- Never recompress one cylinder from another.

    - Never attempt to transfer gases from one cylinder to another.

    - Never permit oil, grease or paint or similar substance to come into contact with oxygen cylinder valves.

    - Never attempt to repair or modify cylinder valves or devices.

    - Never allow electric arc welding tools to come near cylinders.

    - Do not allow welding sparks and slag to make contact with cylinders.

    - Never use anything but the recommended cylinder valve keys and never attempt to increase the leverage of keys.

    - If you suspect that a cylinder valve is damaged, do not attempt to obtain gas from it.


    The use of the LPG gas, once delivered for use in its gaseous as opposed to liquid form will need to be risk assessed but on the assumption that the delivery mains are to LPG ITA Standards the topic is best risk assessed according to the item of plant that the gaseous LPG is serving. This could be anything from profile cutting machines through to hot mill furnaces or simply space heating.

    As with most fixed services it is probably the maintenance element where there will be greatest risk.


    - LPG ITA(UK) Code of Practice No 1 entitled “Installation and maintenance of bulk LPG storage at consumer premises”.
    - LPG ITA(UK) Code of Practice No 22 entitled “LPG Piping – System Design and Installation “.
    - HSG34 “The Storage of LPG at Fixed Installations”

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Dispensing petrol (Select yes to see guidance)

  • Dispensing petrol?


    The storage and possible subsequent dispensing of petrol has become an issue as a result of the ELV Directive and the consequential development of decontamination rigs.

    The effects of the DSEAR Regulations are as follows:

    The HSE will be responsible for the DSEAR Assessment up to the point of storage.

    If there is any dispensing of petrol the Petroleum Licensing Officer will be responsible for the DSEAR Assessment to cover storage and dispensing.

    If there is no dispensing then the HSE will cover storage as well.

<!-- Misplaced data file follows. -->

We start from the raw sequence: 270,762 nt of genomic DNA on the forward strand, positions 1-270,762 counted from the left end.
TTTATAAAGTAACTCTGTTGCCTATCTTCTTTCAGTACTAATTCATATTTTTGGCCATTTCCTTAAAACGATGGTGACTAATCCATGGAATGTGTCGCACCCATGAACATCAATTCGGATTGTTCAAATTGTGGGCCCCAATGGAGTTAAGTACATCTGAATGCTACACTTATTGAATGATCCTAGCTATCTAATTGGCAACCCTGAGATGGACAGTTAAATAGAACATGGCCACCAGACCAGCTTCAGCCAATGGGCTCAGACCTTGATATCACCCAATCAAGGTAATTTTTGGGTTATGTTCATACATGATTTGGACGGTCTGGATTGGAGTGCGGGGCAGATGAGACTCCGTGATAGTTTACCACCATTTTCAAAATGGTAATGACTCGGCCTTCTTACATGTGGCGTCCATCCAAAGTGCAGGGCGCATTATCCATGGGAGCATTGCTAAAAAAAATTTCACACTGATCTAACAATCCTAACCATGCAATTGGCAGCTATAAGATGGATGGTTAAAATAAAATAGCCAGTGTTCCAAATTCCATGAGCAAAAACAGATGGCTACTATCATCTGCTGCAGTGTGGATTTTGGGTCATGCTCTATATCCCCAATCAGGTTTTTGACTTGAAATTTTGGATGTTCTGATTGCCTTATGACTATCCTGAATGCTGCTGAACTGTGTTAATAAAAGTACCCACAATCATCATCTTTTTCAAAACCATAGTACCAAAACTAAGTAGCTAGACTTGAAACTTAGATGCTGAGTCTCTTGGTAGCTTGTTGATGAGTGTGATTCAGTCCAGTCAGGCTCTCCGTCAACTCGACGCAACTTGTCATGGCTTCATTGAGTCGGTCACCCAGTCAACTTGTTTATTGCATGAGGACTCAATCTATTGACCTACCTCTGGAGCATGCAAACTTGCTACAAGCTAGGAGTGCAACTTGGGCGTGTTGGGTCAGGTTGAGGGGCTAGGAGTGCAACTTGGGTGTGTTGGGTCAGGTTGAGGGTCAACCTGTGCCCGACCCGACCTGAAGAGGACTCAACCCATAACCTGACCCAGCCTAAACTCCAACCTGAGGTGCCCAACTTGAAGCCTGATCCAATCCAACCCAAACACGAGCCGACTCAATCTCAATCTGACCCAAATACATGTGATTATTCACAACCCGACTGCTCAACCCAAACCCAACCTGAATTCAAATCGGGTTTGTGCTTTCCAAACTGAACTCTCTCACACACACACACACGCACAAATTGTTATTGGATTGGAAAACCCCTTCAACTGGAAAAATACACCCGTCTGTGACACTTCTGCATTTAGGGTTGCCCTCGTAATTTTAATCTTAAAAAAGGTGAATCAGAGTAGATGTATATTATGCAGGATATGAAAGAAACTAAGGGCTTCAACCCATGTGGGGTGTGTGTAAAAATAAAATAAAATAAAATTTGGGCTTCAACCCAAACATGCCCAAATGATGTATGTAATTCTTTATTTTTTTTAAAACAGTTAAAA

Petrol is given the Category “Extremely Flammable”. It readily evaporates at all ambient temperatures and has a Lower Explosive Limit of 1% in air.

    The vapour is heavier than the air and does not disperse in still air conditions. It accumulates readily in any low level cavities or drains. If it gets into water it will float on the surface and be carried long distances.


    The factors to consider are:

    - Control of sources of ignition within a 4-metre radius (smoking, mobile phones, hot work, engines running).
    - Standard of dispenser (BS7117 or EN equivalent).
    - Small containers being filled and stored elsewhere on site.
    - Control of flammables in the area.
    - Control of Contractors.
    - Overstretching of dispenser hoses.
    - More than 4 metres from the site boundary.
    - Good illumination.
    - Maintenance inspection programme for all equipment.
    - Spillage not to go into the site drainage system.
    - Sand provided for minor spills.
    - Fire fighting equipment dedicated to the dispensing area.
    - Training of employees to dispense, and also to deal with minor spills and emergencies.

    There may be other control factors that are included as part of the Petroleum Licence.


    HSG146 Dispensing Petrol - ISBN 0 7176 1048 9

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Battery Charging (Select yes to see guidance)

  • Battery Charging?


    There are two different types of lead/acid and alkaline rechargeable batteries:

    Valve-regulated (‘maintenance-free’)

    In these batteries, any hydrogen and oxygen produced during charging does not escape but is converted back into water. You cannot add water to these batteries, as they do not need topping up.

    Vented Batteries

    These allow any hydrogen and oxygen produced to escape into the surrounding atmosphere. They require regular topping up with water.



    Batteries are usually filled with solutions (electrolytes) containing either sulphuric acid or potassium hydroxide. These very corrosive chemicals can permanently damage the eyes and produce serious chemical burns to the skin. Sulphuric acid and potassium hydroxide are also poisonous if swallowed.

    The lead, nickel, lithium or cadmium compounds often found in batteries are harmful to humans and animals. These chemicals can also seriously damage the environment.

    The gases that come out of a vented lead/acid battery during charging often contain a fine mist of sulphuric acid. Take care to avoid breathing these fumes, and wear suitable eye protection.

  • Explosion

    Hydrogen and oxygen are usually produced inside a battery when it is being charged. A source of ignition – for example, a flame, a spark, a cigarette or any hot object, electrical equipment, a mobile phone – will often cause mixtures of these gases to ignite and explode. The explosion is often so violent that it shatters the battery and produces a highly dangerous shower of fragments and corrosive chemicals.

    Hydrogen and oxygen are produced more quickly as the battery gets close to being fully charged. If you continue charging after the battery is fully charged, a lot of gas will be produced, greatly increasing the risk from explosion.

    During charging, gas bubbles often become trapped inside the battery. The mixture of two parts hydrogen to one part oxygen produced is perfect for an explosion. When a vented battery is moved, the trapped gases are released into the air around the battery. A tiny spark is all that is needed to ignite the gases. If this happens in a confined space (e.g. inside the battery, or in an enclosure or a poorly ventilated battery room), a violent explosion is likely.